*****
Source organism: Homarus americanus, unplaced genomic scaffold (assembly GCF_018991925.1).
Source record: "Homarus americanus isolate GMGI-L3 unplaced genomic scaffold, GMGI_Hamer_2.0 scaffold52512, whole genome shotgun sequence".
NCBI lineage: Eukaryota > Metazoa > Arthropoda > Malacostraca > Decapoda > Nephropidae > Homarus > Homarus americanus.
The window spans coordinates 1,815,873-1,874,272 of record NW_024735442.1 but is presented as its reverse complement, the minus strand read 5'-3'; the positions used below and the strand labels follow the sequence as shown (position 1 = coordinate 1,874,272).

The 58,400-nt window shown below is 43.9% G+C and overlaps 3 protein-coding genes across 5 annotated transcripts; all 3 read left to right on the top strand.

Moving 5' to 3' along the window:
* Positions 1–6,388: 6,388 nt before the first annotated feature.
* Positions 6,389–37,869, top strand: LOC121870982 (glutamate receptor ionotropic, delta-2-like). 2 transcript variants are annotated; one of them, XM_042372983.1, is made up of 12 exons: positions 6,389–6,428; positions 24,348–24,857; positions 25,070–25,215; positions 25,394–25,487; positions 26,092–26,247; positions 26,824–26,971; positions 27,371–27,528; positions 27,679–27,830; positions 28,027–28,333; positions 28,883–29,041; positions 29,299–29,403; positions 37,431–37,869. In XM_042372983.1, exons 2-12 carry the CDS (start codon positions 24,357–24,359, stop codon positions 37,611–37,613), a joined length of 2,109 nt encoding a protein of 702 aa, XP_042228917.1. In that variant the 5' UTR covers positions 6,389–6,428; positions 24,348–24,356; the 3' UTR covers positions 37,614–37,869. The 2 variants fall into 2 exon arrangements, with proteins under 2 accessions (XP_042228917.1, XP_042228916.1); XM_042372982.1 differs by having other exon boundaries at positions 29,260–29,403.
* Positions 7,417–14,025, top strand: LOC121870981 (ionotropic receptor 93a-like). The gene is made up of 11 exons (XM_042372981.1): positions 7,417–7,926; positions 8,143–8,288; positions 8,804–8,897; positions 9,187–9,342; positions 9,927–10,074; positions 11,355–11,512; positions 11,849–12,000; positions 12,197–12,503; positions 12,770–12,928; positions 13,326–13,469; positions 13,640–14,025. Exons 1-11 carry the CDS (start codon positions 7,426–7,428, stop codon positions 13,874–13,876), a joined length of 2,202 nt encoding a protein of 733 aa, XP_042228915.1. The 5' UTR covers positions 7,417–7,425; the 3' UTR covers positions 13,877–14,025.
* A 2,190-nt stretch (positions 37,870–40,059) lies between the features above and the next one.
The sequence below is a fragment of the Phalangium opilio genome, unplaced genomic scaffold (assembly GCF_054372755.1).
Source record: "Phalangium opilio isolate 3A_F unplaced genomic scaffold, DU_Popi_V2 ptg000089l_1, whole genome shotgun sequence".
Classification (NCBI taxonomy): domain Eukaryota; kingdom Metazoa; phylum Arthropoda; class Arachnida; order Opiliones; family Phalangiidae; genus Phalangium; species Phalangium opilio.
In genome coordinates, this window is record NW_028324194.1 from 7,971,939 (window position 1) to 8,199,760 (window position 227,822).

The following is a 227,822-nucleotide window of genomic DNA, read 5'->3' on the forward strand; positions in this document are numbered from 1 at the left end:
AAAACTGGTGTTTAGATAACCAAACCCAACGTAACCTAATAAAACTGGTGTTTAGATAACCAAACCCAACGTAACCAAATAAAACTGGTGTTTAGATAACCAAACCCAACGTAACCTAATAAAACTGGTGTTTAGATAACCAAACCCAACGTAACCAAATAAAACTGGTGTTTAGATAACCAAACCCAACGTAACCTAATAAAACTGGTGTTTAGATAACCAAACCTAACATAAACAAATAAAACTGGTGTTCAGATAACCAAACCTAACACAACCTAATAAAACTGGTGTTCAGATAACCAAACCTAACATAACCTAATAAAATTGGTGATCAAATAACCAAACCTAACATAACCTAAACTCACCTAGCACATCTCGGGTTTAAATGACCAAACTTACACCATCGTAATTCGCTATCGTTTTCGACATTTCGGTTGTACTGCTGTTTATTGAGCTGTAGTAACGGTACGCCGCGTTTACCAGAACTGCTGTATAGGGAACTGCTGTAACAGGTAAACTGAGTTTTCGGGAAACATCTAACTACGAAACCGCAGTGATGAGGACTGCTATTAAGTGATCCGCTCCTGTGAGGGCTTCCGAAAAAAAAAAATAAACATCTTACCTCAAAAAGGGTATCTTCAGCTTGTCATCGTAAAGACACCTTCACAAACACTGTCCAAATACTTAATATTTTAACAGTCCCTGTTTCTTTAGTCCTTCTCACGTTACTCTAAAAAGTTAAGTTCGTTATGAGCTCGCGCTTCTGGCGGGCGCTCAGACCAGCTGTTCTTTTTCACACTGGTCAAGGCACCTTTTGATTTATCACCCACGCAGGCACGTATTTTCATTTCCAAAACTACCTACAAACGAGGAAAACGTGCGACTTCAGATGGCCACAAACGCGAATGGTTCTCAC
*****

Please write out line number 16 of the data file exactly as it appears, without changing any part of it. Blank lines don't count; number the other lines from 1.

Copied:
AAAACTGGTGTTTAGATAACCAAACCCAACGTAACCTAATAAAACTGGTGTTTAGATAACCAAACCCAACGTAACCAAATAAAACTGGTGTTTAGATAACCAAACCCAACGTAACCTAATAAAACTGGTGTTTAGATAACCAAACCCAACGTAACCAAATAAAACTGGTGTTTAGATAACCAAACCCAACGTAACCTAATAAAACTGGTGTTTAGATAACCAAACCTAACATAAACAAATAAAACTGGTGTTCAGATAACCAAACCTAACACAACCTAATAAAACTGGTGTTCAGATAACCAAACCTAACATAACCTAATAAAATTGGTGATCAAATAACCAAACCTAACATAACCTAAACTCACCTAGCACATCTCGGGTTTAAATGACCAAACTTACACCATCGTAATTCGCTATCGTTTTCGACATTTCGGTTGTACTGCTGTTTATTGAGCTGTAGTAACGGTACGCCGCGTTTACCAGAACTGCTGTATAGGGAACTGCTGTAACAGGTAAACTGAGTTTTCGGGAAACATCTAACTACGAAACCGCAGTGATGAGGACTGCTATTAAGTGATCCGCTCCTGTGAGGGCTTCCGAAAAAAAAAAATAAACATCTTACCTCAAAAAGGGTATCTTCAGCTTGTCATCGTAAAGACACCTTCACAAACACTGTCCAAATACTTAATATTTTAACAGTCCCTGTTTCTTTAGTCCTTCTCACGTTACTCTAAAAAGTTAAGTTCGTTATGAGCTCGCGCTTCTGGCGGGCGCTCAGACCAGCTGTTCTTTTTCACACTGGTCAAGGCACCTTTTGATTTATCACCCACGCAGGCACGTATTTTCATTTCCAAAACTACCTACAAACGAGGAAAACGTGCGACTTCAGATGGCCACAAACGCGAATGGTTCTCAC